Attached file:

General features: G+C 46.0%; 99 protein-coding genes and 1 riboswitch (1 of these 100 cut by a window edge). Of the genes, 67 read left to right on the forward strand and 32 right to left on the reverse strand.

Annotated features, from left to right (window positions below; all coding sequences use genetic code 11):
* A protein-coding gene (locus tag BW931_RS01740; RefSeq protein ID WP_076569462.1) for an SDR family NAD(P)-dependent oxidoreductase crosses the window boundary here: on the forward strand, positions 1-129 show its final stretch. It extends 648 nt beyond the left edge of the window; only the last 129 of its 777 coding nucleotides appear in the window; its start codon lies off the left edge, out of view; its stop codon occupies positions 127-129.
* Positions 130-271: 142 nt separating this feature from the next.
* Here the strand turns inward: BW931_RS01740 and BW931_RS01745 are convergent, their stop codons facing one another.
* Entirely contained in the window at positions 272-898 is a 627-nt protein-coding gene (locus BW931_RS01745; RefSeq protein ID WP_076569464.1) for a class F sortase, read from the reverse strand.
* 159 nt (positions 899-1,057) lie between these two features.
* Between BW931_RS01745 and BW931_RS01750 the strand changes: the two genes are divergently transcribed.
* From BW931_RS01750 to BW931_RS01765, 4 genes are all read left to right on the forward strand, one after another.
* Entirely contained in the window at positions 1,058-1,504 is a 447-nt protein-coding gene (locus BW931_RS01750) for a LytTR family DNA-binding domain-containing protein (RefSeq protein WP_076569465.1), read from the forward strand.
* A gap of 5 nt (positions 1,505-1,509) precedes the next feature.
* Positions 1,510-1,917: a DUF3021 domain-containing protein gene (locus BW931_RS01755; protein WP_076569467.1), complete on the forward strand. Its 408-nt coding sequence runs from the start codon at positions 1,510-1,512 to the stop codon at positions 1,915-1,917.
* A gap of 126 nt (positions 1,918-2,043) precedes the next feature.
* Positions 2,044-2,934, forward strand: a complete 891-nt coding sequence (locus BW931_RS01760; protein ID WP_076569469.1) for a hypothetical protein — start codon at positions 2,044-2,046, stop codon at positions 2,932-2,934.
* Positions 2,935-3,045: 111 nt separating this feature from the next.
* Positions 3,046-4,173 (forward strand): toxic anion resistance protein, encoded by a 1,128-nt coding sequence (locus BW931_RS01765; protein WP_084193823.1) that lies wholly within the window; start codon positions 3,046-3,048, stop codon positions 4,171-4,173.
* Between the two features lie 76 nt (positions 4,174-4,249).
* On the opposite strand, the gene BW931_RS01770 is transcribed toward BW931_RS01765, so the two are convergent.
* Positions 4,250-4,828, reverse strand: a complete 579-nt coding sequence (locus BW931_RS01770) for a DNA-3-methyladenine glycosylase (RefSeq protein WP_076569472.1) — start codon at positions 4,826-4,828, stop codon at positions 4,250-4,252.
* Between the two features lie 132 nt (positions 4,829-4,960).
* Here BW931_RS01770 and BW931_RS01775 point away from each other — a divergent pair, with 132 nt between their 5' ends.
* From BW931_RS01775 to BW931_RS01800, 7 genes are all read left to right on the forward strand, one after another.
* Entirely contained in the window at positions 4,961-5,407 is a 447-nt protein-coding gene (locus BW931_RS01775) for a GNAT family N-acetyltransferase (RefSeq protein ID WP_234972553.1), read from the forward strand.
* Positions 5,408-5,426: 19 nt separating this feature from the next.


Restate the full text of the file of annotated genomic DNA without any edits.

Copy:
General features: G+C 46.0%; 99 protein-coding genes and 1 riboswitch (1 of these 100 cut by a window edge). Of the genes, 67 read left to right on the forward strand and 32 right to left on the reverse strand.

Annotated features, from left to right (window positions below; all coding sequences use genetic code 11):
* A protein-coding gene (locus tag BW931_RS01740; RefSeq protein ID WP_076569462.1) for an SDR family NAD(P)-dependent oxidoreductase crosses the window boundary here: on the forward strand, positions 1-129 show its final stretch. It extends 648 nt beyond the left edge of the window; only the last 129 of its 777 coding nucleotides appear in the window; its start codon lies off the left edge, out of view; its stop codon occupies positions 127-129.
* Positions 130-271: 142 nt separating this feature from the next.
* Here the strand turns inward: BW931_RS01740 and BW931_RS01745 are convergent, their stop codons facing one another.
* Entirely contained in the window at positions 272-898 is a 627-nt protein-coding gene (locus BW931_RS01745; RefSeq protein ID WP_076569464.1) for a class F sortase, read from the reverse strand.
* 159 nt (positions 899-1,057) lie between these two features.
* Between BW931_RS01745 and BW931_RS01750 the strand changes: the two genes are divergently transcribed.
* From BW931_RS01750 to BW931_RS01765, 4 genes are all read left to right on the forward strand, one after another.
* Entirely contained in the window at positions 1,058-1,504 is a 447-nt protein-coding gene (locus BW931_RS01750) for a LytTR family DNA-binding domain-containing protein (RefSeq protein WP_076569465.1), read from the forward strand.
* A gap of 5 nt (positions 1,505-1,509) precedes the next feature.
* Positions 1,510-1,917: a DUF3021 domain-containing protein gene (locus BW931_RS01755; protein WP_076569467.1), complete on the forward strand. Its 408-nt coding sequence runs from the start codon at positions 1,510-1,512 to the stop codon at positions 1,915-1,917.
* A gap of 126 nt (positions 1,918-2,043) precedes the next feature.
* Positions 2,044-2,934, forward strand: a complete 891-nt coding sequence (locus BW931_RS01760; protein ID WP_076569469.1) for a hypothetical protein — start codon at positions 2,044-2,046, stop codon at positions 2,932-2,934.
* Positions 2,935-3,045: 111 nt separating this feature from the next.
* Positions 3,046-4,173 (forward strand): toxic anion resistance protein, encoded by a 1,128-nt coding sequence (locus BW931_RS01765; protein WP_084193823.1) that lies wholly within the window; start codon positions 3,046-3,048, stop codon positions 4,171-4,173.
* Between the two features lie 76 nt (positions 4,174-4,249).
* On the opposite strand, the gene BW931_RS01770 is transcribed toward BW931_RS01765, so the two are convergent.
* Positions 4,250-4,828, reverse strand: a complete 579-nt coding sequence (locus BW931_RS01770) for a DNA-3-methyladenine glycosylase (RefSeq protein WP_076569472.1) — start codon at positions 4,826-4,828, stop codon at positions 4,250-4,252.
* Between the two features lie 132 nt (positions 4,829-4,960).
* Here BW931_RS01770 and BW931_RS01775 point away from each other — a divergent pair, with 132 nt between their 5' ends.
* From BW931_RS01775 to BW931_RS01800, 7 genes are all read left to right on the forward strand, one after another.
* Entirely contained in the window at positions 4,961-5,407 is a 447-nt protein-coding gene (locus BW931_RS01775) for a GNAT family N-acetyltransferase (RefSeq protein ID WP_234972553.1), read from the forward strand.
* Positions 5,408-5,426: 19 nt separating this feature from the next.